We went for Sandhill Cranes but the more interesting photos were stars and fire twirlers.  Life is like that.  We have plans, but God will send us down another isle in life's grocery store to find something completely unexpected.  We just have to be watching for it.

Sunday, January 22, 2017

Imitation is the sincerest form of flattery.

According to The Phrase Finder, this proverbial expression dates from the early 19th century.
An early version comes in a piece by the English writer Eustace Budgell in the newspaper The Spectator No. 605, October 1714:

"Imitation is a kind of artless Flattery."

The version of this proverb we know best was given by Charles Caleb Colton, in Lacon: or, Many things in few words, 1820:

"Imitation is the sincerest of flattery."

As photographers, we all imitate each other to some degree. We will see a photograph that we like in a magazine or online, and want to know where and how it was taken. When we are out shooting with each other and see a photo on the back of another's camera, many of us will step right up to the same spot and try to imitate the photo.   

The photo below is a good example. Back in August 2016, I was shooting with some good friends at Exchange Place in Kingsport.  I walked into the blacksmith shop to find my friend and talented photographer Jim Haverstock making a still life photo of miscellaneous objects found in the shop.

I really like the photo he was making and being a poor still life photographer I wanted to copy his creativity. I don't think our photos are exactly the same, but I surely took advantage of his talent when making mine.

I made the photo below before that same long weekend of shooting with friends. After I showed the photo several of the others wanted to know where I took it and could we go there with our cameras. Their photographers were not the same as mine but I was flattered by their imitation.  

In school, we are taught that copying from others is not a good way to learn and is not allowed.  In photography, watching and copying others is a great way to learn. When we shoot alone, our creativity is limited by our own experiences.We can make the best photos and improve the most when we are out shooting with others.

The best way to find other photographers to shoot with is to join a local camera club. There are several in our area:

Colby McLemore in Knoxville maintains a good list of regional clubs.

Find a group, join up, then copy each other. You will expand your creativity and improve your photography.

Sunday, January 8, 2017

The Final Five - My Favorites From 2016

If you have been following my blog over the past few days you have seen several of my favorite photos from 2016. Today I finish up that series with the last of my favorites. Like the previous posts, there is a theme to these photos.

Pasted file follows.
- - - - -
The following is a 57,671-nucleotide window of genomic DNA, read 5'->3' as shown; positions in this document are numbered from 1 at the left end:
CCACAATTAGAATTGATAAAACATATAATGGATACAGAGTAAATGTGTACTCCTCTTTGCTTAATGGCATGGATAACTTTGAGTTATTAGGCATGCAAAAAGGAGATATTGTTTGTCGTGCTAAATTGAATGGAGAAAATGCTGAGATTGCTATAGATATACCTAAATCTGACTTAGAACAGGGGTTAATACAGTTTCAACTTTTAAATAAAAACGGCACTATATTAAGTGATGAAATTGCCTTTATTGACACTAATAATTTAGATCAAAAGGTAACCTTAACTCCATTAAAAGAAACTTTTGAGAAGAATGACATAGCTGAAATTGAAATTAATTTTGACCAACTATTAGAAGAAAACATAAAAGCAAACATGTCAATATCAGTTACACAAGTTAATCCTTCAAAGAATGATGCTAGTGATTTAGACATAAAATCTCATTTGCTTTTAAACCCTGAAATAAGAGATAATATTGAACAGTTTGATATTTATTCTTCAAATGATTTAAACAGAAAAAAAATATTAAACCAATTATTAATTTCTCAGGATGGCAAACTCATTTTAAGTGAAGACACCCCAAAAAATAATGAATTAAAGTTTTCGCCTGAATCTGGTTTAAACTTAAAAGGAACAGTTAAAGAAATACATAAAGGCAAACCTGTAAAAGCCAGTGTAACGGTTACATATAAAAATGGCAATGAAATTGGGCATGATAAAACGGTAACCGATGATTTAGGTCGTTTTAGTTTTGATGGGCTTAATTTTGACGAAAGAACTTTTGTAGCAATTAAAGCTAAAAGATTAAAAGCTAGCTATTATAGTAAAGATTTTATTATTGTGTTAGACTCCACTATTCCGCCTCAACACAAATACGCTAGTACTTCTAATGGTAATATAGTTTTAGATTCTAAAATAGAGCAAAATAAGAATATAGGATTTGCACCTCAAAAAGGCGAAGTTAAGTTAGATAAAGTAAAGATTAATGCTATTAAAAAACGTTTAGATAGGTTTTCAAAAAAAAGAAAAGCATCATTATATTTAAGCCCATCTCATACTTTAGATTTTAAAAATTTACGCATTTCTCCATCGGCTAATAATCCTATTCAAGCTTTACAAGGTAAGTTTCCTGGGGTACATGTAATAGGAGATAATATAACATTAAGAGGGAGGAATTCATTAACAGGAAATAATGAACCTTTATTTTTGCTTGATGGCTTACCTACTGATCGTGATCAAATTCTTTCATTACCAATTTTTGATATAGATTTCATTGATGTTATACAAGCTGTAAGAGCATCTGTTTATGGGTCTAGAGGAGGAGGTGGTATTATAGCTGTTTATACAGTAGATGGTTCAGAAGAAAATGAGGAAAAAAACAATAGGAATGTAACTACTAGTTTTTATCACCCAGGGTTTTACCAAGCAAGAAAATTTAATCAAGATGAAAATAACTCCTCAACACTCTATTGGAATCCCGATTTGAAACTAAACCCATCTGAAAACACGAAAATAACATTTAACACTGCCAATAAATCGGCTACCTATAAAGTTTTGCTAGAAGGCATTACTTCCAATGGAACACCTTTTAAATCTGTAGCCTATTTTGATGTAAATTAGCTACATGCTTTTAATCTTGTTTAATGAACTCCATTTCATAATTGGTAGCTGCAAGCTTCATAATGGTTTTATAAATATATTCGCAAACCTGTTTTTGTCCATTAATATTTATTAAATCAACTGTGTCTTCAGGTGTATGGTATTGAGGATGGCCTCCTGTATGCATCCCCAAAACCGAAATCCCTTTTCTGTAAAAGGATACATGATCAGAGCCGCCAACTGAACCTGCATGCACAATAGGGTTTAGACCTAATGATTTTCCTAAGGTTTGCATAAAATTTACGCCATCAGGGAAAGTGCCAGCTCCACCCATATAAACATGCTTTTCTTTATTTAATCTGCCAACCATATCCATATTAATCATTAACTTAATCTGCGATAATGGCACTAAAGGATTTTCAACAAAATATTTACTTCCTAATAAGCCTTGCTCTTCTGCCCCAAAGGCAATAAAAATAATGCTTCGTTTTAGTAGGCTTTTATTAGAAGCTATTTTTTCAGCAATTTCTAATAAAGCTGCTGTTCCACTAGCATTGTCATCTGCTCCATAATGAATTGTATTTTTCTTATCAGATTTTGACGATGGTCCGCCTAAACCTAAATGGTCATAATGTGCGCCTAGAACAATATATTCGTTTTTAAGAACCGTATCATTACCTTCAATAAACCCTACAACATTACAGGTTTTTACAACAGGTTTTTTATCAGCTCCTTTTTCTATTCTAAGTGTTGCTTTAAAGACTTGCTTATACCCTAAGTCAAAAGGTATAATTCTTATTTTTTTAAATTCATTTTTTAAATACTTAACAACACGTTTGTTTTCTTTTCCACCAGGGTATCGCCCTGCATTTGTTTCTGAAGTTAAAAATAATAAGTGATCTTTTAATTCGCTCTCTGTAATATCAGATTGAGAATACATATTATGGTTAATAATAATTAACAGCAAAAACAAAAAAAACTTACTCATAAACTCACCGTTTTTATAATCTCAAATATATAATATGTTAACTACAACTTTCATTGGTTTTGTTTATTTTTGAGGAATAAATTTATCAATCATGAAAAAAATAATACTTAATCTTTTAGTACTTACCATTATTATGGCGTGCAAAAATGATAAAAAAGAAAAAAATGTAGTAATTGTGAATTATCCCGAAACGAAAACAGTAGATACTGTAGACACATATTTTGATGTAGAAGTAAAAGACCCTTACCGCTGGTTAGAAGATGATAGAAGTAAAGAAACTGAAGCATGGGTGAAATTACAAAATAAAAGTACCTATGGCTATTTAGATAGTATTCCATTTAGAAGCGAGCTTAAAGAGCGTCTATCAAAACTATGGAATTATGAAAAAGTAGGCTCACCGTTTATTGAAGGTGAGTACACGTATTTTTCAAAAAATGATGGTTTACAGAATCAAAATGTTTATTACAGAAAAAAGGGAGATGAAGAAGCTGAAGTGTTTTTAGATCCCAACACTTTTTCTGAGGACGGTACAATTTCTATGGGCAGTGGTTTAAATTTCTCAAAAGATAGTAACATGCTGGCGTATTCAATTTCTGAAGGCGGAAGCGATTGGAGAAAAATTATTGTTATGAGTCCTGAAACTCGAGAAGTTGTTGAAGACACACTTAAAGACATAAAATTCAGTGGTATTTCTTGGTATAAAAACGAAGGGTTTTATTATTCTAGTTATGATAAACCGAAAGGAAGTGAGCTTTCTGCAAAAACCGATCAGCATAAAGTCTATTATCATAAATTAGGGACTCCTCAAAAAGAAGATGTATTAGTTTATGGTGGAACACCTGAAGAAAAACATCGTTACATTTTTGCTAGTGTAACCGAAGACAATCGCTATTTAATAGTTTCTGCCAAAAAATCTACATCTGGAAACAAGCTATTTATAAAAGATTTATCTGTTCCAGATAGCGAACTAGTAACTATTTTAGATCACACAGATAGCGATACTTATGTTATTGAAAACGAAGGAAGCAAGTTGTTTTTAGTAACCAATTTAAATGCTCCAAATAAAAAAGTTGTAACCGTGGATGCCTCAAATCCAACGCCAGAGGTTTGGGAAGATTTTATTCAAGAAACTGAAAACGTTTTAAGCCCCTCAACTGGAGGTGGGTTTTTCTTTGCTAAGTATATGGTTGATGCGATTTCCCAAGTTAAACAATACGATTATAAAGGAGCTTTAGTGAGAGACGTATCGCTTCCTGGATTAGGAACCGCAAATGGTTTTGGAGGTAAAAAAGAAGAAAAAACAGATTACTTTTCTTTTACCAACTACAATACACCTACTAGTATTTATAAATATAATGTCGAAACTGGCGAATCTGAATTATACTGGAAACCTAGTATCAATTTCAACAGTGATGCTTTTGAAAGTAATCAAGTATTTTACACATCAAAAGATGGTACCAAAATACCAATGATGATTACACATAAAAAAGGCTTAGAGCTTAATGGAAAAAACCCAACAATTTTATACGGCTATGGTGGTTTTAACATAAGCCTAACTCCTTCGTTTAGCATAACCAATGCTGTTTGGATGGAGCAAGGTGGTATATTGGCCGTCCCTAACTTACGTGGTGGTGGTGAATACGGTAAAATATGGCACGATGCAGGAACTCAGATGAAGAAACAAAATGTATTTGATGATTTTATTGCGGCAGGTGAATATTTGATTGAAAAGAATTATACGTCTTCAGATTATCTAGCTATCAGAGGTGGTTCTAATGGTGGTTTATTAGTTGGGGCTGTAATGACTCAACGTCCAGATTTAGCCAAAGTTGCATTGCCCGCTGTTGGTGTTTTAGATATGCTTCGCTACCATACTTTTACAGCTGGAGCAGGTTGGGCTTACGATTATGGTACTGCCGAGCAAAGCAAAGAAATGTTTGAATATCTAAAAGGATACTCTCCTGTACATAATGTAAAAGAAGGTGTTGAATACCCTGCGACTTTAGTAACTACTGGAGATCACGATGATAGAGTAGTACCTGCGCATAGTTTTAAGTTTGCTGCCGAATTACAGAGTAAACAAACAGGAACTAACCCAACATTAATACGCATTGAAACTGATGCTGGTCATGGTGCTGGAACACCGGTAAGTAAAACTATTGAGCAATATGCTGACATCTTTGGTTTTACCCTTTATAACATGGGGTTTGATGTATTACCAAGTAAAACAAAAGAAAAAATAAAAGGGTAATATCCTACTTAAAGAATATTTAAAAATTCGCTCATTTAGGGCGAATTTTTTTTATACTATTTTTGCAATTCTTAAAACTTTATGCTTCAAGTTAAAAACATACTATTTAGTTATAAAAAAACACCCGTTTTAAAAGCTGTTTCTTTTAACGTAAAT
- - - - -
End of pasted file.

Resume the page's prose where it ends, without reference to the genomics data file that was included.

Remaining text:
I'm sitting in the Charlotte North Carolina airport surrounded by acres of high technology controlling everything that happens here. My photos for today represent the complete opposite of technology. You will not find any electronics or other signs of technology in any of these photos. The closest is an electric light in one photo. These are all photos of

Old Stuff

Earlier this year I joined a bunch of photographer friends at the Rocky Mount Historic site to watch a vintage baseball game. The Tennessee Association of Vintage Base Ball promotes living history by bringing the 19th century to life through base ball (that's the original spelling) events.  They use the rules, equipment, costumes and culture of the 1860s in their games. This means long sleeves, long pants, homemade bats and balls, and no gloves!
Vintage Baseball
The photo above is one of my favorites because sports photography is not something I have done much of. I was able to get behind the backstop (bales of straw) and get a shot at the instant the bat made contact with the ball. That was a fun day.  

I've found I learn things when I stretch my photography outside my landscape comfort zone.   I will never be a good sports photographer, but I've learned a bit.

The photo below was taken in the Allandale Mansion in Kingsport.  We had a gathering of photographer friends from around the country here for a long weekend and spent some time in around Allandale.  I thought this was an interesting angle on the piano and the reflection of the lamp.

During the same long weekend, we went to Memory Lane in Rogersville to photograph the old buildings, cars, trucks, and associated vintage stuff.  There are acres of old things to photograph but this day I liked the old Texaco truck best.  I've tried to photograph this truck several times but the light was never quite right to get the shot. This day we got there early enough and the sun was in the right spot to light up the inside of the truck and phone booth. Who remembers the old Texaco commercials... "Trust your care to the man who wears the star - Texaco".
Trust Your Car...
You can't beat an old truck with two vintage steam locomotives.   I was at Cass Railroad State Park with my good friend Kent Ervin for this trip.  We spent our morning standing in the cold rain to get this shot.  If you look close you can see the rain falling down.
Waiting On The Train